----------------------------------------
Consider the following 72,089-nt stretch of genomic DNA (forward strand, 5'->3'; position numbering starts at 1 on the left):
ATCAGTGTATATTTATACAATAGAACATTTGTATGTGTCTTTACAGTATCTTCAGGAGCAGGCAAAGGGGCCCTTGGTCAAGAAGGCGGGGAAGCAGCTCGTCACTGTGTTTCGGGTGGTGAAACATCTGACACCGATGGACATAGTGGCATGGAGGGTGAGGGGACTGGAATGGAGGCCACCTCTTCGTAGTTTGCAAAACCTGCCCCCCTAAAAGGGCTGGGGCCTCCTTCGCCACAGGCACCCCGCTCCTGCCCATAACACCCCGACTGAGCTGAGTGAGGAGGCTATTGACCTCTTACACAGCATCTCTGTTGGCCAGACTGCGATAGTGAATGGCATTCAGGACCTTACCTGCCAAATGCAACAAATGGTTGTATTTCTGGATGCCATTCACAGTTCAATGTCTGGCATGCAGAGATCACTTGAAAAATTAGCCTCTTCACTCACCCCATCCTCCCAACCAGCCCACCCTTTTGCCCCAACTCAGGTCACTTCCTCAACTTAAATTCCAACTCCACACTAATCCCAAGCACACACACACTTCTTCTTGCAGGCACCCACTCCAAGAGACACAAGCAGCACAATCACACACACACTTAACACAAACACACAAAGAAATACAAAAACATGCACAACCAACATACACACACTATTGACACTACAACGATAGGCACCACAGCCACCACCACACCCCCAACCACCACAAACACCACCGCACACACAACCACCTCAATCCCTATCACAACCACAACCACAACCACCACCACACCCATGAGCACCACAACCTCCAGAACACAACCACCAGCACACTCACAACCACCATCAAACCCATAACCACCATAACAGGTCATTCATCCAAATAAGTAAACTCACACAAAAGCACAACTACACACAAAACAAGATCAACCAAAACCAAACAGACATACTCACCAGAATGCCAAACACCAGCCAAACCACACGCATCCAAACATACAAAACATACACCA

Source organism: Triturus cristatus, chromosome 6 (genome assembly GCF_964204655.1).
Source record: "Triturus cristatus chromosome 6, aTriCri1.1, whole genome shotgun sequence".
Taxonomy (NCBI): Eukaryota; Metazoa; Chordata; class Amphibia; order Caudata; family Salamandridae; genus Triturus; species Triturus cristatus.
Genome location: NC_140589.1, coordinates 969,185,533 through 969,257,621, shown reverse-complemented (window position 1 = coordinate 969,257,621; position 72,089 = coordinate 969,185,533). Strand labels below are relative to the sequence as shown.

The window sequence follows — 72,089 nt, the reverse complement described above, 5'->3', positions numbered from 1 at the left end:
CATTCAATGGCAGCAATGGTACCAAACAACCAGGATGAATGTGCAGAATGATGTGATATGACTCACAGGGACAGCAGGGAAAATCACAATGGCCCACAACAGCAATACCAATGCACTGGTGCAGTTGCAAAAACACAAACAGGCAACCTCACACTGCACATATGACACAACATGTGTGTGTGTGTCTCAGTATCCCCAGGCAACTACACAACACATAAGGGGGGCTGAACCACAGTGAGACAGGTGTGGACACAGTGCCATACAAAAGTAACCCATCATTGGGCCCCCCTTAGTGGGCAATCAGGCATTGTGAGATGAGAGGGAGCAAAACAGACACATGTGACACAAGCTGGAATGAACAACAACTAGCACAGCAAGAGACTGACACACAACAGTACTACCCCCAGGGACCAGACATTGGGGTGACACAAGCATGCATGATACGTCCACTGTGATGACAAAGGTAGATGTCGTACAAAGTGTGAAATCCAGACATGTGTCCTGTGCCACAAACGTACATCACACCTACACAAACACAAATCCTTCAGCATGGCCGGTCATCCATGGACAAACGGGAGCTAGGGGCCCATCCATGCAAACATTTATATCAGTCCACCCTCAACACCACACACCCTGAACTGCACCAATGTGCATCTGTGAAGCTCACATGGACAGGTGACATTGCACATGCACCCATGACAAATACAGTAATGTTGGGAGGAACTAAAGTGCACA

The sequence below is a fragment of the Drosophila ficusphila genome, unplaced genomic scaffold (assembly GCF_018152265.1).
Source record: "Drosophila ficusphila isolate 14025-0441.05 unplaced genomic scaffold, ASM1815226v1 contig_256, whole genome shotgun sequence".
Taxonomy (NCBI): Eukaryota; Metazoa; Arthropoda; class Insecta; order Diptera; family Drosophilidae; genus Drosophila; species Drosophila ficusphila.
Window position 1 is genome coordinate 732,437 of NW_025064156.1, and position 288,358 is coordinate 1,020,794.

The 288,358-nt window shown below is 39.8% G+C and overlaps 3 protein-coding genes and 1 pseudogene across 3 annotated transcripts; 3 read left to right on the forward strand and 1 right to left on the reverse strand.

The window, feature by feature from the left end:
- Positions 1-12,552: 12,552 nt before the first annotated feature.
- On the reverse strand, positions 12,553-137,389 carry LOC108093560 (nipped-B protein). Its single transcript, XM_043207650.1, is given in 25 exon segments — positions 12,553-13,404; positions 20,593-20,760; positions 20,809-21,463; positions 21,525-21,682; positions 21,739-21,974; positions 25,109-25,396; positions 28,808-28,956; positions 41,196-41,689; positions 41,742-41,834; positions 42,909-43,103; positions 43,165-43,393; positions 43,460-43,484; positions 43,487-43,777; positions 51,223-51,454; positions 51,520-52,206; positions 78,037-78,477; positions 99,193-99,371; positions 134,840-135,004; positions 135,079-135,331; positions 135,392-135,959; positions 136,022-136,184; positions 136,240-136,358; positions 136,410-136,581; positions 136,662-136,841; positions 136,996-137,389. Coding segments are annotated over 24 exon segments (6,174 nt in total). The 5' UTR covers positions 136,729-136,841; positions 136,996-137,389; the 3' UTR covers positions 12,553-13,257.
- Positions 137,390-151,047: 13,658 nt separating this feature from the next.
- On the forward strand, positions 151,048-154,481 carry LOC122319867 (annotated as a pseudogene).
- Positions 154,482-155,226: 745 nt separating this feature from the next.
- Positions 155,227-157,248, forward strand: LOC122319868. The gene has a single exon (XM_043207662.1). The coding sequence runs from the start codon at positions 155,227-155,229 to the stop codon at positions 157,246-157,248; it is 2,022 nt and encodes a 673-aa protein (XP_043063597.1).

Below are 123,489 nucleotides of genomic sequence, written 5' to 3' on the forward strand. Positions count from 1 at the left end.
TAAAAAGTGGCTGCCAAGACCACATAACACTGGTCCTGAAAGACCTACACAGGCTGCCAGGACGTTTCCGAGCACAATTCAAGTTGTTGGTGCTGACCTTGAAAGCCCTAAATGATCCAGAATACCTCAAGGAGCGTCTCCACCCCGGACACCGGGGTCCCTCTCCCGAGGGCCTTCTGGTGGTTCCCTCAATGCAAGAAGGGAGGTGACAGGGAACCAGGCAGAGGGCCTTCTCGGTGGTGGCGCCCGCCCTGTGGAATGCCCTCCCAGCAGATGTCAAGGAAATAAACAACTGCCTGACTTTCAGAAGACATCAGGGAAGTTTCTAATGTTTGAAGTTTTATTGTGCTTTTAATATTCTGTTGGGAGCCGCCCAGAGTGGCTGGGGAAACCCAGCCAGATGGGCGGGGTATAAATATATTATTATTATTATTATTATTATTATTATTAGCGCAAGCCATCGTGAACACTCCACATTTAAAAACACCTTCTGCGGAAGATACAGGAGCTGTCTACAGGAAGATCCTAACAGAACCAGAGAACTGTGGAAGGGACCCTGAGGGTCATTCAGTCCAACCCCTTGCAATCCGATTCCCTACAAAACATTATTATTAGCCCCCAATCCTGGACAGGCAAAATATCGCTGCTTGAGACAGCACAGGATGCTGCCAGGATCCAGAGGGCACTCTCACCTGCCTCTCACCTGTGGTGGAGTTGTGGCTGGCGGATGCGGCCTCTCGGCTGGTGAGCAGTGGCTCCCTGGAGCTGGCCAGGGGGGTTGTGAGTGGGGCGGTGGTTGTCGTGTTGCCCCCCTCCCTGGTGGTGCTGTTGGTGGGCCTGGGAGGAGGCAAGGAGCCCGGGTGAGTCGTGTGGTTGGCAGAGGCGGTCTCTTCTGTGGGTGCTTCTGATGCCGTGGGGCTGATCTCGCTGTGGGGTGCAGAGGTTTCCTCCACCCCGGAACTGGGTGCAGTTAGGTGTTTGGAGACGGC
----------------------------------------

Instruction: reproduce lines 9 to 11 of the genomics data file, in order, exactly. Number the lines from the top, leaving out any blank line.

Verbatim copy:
The sequence below is a fragment of the Drosophila ficusphila genome, unplaced genomic scaffold (assembly GCF_018152265.1).
Source record: "Drosophila ficusphila isolate 14025-0441.05 unplaced genomic scaffold, ASM1815226v1 contig_256, whole genome shotgun sequence".
Taxonomy (NCBI): Eukaryota; Metazoa; Arthropoda; class Insecta; order Diptera; family Drosophilidae; genus Drosophila; species Drosophila ficusphila.